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Browsing named entities in a specific section of The Photographic History of The Civil War: in ten volumes, Thousands of Scenes Photographed 1861-65, with Text by many Special Authorities, Volume 10: The Armies and the Leaders. (ed. Francis Trevelyan Miller). Search the whole document.

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sudden swoop; of telling blows where least expected; of skilful maneuvering of a small force, resulting in the frustrating of all combinations of one numerically its superior, and paralyzing for the time being all the plans of the Federal War Department and the grand strategy of the young Napoleon at the head of its armies in the field. it seemed as if the sobriquet conferred upon Manassas field had become the veriest of misnomers; the Stonewall had acquired a marvelous mobility since that July day not yet a year old and had become a catapult instead. And what, perhaps, appealed to our personal interest more forcibly was the story of the capture of the rich spoil of War, the supplies, of which we were already beginning to feel the need. Our daily diet of unrelieved bread and bacon grew fairly nauseating at the thought of the bounty so generously provided by Commissary-General Banks, and of the extra dainties inviting pillage in the tents of Israel—but we were to get our share, wit
e in the night), was nodding vivaciously all the while. After the Confederate success at Chancellorsville came Gettysburg. The question is often asked what would have happened had Jackson been present on that memorable field— Jackson, the man who was always up to time, if he brought but a fragment of his force with him, and whose first musket on the ground was fired. As General Fitz Lee significantly related the case, Suppose Jackson to have been four miles off the field at midnight of July 1st and been advised that General Lee wished the key-point of the enemy's position attacked next day; would the time of that attack have approximated more nearly to 4 A. M. or 4 P. M.?—for answer, see the verse already quoted. For if the other corps commanders did not like to go into battle with one boot off, ours would, at a pinch, go in barefoot—but he got there! In the numerous discussions of the Gettysburg campaign which have come into notice since the event, much space has been given t<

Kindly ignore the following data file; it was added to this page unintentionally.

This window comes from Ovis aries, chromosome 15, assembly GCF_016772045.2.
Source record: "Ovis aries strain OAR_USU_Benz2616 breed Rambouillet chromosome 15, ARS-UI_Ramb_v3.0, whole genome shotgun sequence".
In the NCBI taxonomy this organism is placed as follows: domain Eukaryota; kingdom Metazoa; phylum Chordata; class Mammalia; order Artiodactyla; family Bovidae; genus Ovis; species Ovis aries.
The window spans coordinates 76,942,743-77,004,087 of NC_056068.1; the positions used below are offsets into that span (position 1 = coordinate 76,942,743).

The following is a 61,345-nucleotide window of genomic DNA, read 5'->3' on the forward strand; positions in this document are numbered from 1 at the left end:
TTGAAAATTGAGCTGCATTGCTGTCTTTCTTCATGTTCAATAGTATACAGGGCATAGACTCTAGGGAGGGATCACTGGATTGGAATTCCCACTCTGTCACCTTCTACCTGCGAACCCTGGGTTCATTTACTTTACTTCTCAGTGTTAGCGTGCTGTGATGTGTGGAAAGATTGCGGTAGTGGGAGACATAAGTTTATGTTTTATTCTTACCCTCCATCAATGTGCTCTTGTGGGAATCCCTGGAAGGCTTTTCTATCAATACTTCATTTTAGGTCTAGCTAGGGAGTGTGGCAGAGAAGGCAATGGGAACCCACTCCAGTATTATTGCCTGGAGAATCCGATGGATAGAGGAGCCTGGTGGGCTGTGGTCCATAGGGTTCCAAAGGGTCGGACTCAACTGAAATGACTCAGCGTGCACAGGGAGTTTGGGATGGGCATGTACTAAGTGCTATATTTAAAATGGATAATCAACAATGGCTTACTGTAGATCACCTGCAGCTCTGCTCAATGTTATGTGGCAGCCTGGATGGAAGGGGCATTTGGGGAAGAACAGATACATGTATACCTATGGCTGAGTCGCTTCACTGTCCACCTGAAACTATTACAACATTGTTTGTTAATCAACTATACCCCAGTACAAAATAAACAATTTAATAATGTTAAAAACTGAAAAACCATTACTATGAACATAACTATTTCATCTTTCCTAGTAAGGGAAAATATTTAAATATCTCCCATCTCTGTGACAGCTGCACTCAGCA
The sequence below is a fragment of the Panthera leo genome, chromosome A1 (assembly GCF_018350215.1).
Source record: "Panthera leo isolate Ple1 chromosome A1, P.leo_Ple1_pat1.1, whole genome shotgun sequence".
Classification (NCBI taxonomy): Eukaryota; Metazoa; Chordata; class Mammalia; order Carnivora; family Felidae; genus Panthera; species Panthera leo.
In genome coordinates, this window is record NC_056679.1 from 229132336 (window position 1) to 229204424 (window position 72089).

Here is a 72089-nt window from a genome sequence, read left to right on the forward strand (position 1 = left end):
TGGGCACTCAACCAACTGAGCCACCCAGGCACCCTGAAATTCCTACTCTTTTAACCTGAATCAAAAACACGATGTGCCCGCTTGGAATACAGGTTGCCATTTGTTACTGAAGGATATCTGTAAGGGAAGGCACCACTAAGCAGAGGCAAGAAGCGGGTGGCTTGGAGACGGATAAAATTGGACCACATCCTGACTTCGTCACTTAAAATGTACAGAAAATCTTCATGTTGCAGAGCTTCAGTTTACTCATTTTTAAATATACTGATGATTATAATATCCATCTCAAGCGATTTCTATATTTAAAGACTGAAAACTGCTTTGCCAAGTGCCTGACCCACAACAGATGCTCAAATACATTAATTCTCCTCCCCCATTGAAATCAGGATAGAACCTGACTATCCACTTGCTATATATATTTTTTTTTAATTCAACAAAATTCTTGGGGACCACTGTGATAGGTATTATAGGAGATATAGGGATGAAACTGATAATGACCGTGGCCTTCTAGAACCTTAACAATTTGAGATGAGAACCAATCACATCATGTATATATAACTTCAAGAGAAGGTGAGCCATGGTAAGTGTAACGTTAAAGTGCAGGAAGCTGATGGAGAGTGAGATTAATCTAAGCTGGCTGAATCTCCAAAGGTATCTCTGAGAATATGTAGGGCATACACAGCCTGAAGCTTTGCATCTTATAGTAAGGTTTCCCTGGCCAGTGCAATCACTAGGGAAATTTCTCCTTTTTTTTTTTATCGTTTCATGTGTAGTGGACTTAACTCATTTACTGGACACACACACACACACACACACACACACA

September (search for this): chapter 5
al Stonewall Jackson. he wore a rather faded gray coat and cap to match—the latter of the cadet pattern then in vogue and tilted so far over his eyes that they were not visible, and his mount and General appearance were not distinctive of high rank. In fact, he seemed some courier carrying a message to some General officer on ahead. Despite his West Point training, he was never a showy horseman—in which respect he had a precedent in the great Napoleon. When we took Harper's Ferry, in September of that same year, one of the surrendered garrison remarked, when Jackson was pointed out to him, well, he's not much to look at, but if we'd only had him, we'd never have been in this fix. but within the interval we were to see much of him, and our appreciation speedily penetrated below the surface indica- Confederate generals with Jackson at the last— Chancellorsville B. D. Fry, Colonel of the 13th Alabama; later led a brigade in Pickett's charge. F. T. Nichols, wound<